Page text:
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At the Intersection of Nursing and Healthcare Management: Nohemi Galindo

At the Intersection of Nursing and Healthcare Management: Nohemi Galindo
Nohemi Galindo, MPH Healthcare Management student.

During the years she spent as a labor and delivery nurse, Nohemi Galindo often found herself wondering the same question: “How can we improve maternal and infant health in Texas?” When she became a nurse educator within the maternal program at University Medical Center (UMC) of El Paso, quality improvement and patient safety piqued her interest. It wasn’t until she served as director for El Paso County’s largest COVID vaccination site – where she oversaw immunization efforts for more than 200,000 people – that she resolved to pursue a master’s degree in the area of public health.

Launched in the fall of 2022 for the El Paso location, Galindo is a second-year student in the inaugural cohort of the executive-style MPH in Healthcare Management, and anticipates to graduate this May.

“The track for most nurses is to pursue a Master of Science in Nursing,” Galindo shared. When she started looking for a master’s program, she wanted to find one that focused on quality and patient safety. “There are not many programs that focus in those areas, and that's always been an area of interest for me.”

When she found the MPH in Healthcare Management, it checked all the boxes for her ideal graduate program. “When I saw the courses that they offered I realized it touched all of the main points that I wanted out of a master’s degree, including the quality component but also the healthcare management leadership focus. When I heard that it was local, that was a big plus.”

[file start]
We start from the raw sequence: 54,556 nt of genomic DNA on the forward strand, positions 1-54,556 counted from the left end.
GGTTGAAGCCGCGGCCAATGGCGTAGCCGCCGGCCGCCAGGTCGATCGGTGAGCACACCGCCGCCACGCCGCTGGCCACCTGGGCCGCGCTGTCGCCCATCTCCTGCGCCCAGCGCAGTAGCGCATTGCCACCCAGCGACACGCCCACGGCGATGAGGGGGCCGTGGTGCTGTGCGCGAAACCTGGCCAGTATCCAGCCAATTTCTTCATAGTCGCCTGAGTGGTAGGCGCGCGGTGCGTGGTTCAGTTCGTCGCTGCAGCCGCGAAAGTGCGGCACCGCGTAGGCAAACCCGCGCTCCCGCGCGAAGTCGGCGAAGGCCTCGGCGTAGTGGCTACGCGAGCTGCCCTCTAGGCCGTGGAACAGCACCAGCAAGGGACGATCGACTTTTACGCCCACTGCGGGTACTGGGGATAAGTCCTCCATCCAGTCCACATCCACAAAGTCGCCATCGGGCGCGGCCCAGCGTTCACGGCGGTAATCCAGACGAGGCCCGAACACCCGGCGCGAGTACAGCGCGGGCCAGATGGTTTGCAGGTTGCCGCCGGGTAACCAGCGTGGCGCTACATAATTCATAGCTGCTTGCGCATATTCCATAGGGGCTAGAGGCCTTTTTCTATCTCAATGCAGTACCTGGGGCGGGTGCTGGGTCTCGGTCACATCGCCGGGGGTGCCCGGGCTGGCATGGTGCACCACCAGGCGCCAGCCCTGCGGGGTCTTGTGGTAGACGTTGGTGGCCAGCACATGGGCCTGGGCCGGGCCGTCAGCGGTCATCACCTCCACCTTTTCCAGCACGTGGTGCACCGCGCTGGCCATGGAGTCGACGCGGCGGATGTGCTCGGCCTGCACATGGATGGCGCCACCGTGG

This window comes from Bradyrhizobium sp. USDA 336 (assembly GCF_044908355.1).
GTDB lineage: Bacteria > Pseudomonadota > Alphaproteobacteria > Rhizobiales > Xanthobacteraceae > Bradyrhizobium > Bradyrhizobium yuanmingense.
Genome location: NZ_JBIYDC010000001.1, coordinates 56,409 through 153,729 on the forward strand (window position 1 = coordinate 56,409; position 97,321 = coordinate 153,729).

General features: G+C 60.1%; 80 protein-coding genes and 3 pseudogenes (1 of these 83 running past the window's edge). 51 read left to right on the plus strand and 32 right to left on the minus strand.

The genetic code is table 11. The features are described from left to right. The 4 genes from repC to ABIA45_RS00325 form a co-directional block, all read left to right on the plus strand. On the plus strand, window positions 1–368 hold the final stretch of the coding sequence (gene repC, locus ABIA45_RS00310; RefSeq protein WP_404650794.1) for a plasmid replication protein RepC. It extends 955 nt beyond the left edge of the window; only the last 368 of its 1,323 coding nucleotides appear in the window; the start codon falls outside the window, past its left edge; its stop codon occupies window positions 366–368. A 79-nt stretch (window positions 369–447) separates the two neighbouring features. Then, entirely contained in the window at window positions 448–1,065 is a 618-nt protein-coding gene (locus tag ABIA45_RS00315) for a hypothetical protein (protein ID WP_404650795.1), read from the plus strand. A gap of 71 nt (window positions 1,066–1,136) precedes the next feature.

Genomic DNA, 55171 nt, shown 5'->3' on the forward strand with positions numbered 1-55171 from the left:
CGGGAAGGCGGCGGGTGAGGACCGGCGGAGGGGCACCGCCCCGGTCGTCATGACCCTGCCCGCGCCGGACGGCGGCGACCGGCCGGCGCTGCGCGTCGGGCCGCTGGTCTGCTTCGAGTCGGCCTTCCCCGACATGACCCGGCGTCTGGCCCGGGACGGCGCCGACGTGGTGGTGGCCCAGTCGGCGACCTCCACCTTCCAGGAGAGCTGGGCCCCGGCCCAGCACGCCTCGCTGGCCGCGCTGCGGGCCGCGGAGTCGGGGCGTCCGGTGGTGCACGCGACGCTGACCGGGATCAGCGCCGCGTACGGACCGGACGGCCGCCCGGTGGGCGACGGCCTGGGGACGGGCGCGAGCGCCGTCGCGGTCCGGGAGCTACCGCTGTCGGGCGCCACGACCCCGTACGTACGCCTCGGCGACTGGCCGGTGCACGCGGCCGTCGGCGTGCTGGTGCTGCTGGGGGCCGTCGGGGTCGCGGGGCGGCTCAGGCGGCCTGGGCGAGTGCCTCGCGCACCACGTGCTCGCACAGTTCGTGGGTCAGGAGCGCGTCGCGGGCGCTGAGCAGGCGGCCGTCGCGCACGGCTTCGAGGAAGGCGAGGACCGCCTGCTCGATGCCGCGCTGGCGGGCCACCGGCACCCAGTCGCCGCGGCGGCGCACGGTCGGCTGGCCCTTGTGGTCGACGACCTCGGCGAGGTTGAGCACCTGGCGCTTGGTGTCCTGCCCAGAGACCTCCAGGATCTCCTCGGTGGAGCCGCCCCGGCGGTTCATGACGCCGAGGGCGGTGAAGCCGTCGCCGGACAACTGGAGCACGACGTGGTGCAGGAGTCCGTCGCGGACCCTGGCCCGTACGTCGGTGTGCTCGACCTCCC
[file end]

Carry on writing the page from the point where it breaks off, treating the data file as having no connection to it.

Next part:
She was pleasantly surprised that the program consisted mostly of in-person classes. Most of her research until then had led her to degree offerings that were primarily online. “I really think as a learner, I prefer in-person courses, so that was a huge perk,” she said.

Going through the MPH in Healthcare Management with her cohort has been beneficial to her progress through the program as well, especially as she manages a full-time job on top of her coursework. “We work very much as a team,” Galindo shared. “We are all from different professional backgrounds, so just getting to see what area they work in and getting to learn about their different professions has been very impactful. I think it has opened my eyes to healthcare as a whole, not just focused and siloed in nursing.”

With this in mind, she focused her practicum on trying to understand areas of support needed to improve the work environment for all UMC clinical staff, not just nurses. After deploying and analyzing an employee survey, she is now building a professional quality-of-life toolkit. “It’s a toolkit accessible to all staff in case they feel like they need extra resources to be able to build their resiliency and to deal with some of the trauma they see here at the hospital,” she said.

As she looks toward the future, Galindo is ready to continue applying what she’s gained through her coursework to impact her work as Director of Nursing Special Projects at UMC. “I’m the first person to have this role. I’m trying to grow its focus and responsibilities and the projects that can be done under this role,” Galindo shared. “I’m looking forward to using what I've learned in the program and apply it to growing the position.”

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